Laura Speer, a spokeswoman for the Annie E. Casey Foundation, says they look at 16 key criteria, including: education, health, economic well-being, and family and community conditions.
“Iowa was ranked 4th overall in terms of the well-being of its children,” Speer says. “Where Iowa is really a shining star is in the area of health. The state is ranked #1 best in the country in terms of the physical health of children.” Minnesota ranked first overall on this year’s Kids Count report, followed by New Hampshire and Massachusetts, with Iowa a close fourth.
Speer says Iowa is a clear leader of all states in several categories. “We looked at things like the percent of low birthweight babies, the percent of children who lack health insurance, the child and teen death rates and the percent of teens who abuse alcohol or drugs,” Speer says. “In those four measures, Iowa is ranked the best in the country.”
In last year’s report, Iowa ranked third in the nation overall, so the state’s fourth-place showing this year represents a slight drop. Iowa’s lost a little ground in one category in particular, according to Speer. “One of the areas that is most disconcerting is the percent of children living in poverty in the state,” Speer says. “It’s about 16% of all children in Iowa who are living below the poverty line in 2013. That’s actually higher than in was in 2008 when it was 14%.”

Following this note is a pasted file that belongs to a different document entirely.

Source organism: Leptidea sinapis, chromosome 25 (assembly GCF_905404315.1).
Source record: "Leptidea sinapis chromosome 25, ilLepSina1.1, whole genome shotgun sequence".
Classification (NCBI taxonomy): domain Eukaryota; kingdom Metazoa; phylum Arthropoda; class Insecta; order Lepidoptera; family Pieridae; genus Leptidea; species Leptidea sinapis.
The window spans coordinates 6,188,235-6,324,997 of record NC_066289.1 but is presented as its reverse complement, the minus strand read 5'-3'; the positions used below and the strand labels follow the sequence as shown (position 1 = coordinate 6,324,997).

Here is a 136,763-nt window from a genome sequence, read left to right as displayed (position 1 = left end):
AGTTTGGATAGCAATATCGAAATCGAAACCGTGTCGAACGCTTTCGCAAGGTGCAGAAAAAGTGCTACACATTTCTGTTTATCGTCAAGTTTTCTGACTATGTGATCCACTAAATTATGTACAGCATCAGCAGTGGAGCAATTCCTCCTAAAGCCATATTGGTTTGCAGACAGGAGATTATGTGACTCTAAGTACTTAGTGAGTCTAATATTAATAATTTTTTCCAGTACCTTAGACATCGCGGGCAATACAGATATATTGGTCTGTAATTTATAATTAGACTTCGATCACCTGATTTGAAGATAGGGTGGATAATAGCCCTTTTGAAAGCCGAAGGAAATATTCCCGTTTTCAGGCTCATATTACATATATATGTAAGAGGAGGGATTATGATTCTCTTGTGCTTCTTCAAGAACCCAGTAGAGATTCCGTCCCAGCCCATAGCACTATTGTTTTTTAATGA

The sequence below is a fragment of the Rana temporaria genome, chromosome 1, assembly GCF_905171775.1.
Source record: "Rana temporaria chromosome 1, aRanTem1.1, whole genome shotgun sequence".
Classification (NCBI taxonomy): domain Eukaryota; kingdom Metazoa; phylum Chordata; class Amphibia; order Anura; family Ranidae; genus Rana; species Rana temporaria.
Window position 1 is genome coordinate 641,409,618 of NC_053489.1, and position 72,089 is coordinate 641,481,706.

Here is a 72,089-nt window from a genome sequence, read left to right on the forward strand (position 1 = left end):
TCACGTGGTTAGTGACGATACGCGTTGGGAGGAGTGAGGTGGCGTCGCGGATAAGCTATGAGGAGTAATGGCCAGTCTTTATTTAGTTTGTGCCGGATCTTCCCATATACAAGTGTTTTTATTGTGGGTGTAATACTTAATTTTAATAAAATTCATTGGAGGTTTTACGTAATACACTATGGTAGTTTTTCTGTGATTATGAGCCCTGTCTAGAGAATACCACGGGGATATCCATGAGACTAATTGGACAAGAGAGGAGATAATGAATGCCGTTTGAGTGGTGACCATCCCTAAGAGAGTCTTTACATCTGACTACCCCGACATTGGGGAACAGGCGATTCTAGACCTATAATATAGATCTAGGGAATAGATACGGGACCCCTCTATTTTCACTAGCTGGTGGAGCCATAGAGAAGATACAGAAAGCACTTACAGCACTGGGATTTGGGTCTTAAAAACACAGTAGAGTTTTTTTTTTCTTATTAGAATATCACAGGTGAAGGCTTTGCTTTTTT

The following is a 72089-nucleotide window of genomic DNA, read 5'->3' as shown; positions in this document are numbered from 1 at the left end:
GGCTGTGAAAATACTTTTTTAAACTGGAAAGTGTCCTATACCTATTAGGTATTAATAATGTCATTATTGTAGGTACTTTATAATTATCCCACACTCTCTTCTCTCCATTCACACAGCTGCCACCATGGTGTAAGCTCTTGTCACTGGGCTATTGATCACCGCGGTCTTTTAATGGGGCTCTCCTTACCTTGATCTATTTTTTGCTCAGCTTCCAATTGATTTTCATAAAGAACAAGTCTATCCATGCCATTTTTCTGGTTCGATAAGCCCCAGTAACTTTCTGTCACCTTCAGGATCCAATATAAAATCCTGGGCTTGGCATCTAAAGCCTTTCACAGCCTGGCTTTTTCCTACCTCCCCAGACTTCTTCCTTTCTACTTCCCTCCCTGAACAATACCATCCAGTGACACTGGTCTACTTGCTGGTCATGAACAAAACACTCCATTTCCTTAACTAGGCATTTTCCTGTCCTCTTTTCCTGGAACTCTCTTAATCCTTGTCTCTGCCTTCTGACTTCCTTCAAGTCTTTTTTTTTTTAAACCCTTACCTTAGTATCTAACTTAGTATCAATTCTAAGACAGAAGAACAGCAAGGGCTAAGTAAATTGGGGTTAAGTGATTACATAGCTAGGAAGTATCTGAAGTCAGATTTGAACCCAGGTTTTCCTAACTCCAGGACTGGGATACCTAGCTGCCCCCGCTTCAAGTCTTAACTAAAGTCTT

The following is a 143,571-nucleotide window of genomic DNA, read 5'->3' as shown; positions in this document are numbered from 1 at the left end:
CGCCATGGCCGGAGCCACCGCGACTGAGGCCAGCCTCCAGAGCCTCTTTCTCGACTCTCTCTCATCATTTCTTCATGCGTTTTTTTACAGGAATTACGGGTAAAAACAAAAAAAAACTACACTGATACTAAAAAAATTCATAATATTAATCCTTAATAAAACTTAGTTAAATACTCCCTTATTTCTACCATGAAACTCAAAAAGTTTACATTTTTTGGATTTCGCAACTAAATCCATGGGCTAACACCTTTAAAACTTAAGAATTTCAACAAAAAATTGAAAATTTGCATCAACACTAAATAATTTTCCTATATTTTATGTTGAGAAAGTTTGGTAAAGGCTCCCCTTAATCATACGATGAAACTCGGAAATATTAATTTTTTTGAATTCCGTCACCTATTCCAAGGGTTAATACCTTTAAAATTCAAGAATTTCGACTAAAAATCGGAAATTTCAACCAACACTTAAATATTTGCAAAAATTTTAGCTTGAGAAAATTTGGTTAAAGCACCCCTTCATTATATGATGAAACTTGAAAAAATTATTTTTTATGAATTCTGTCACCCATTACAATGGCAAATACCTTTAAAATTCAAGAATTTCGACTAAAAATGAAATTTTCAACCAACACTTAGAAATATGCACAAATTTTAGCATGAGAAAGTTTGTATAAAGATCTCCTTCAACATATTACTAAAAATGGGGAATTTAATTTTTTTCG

Iowa’s child poverty level is fairly low compared to many other states but Speer says it was still unfortunate to see that figure rise. The lowest-ranked states on the list are: Louisiana, New Mexico and Mississippi. See the full report at the Annie E. Casey Foundation website: www.aecf.org.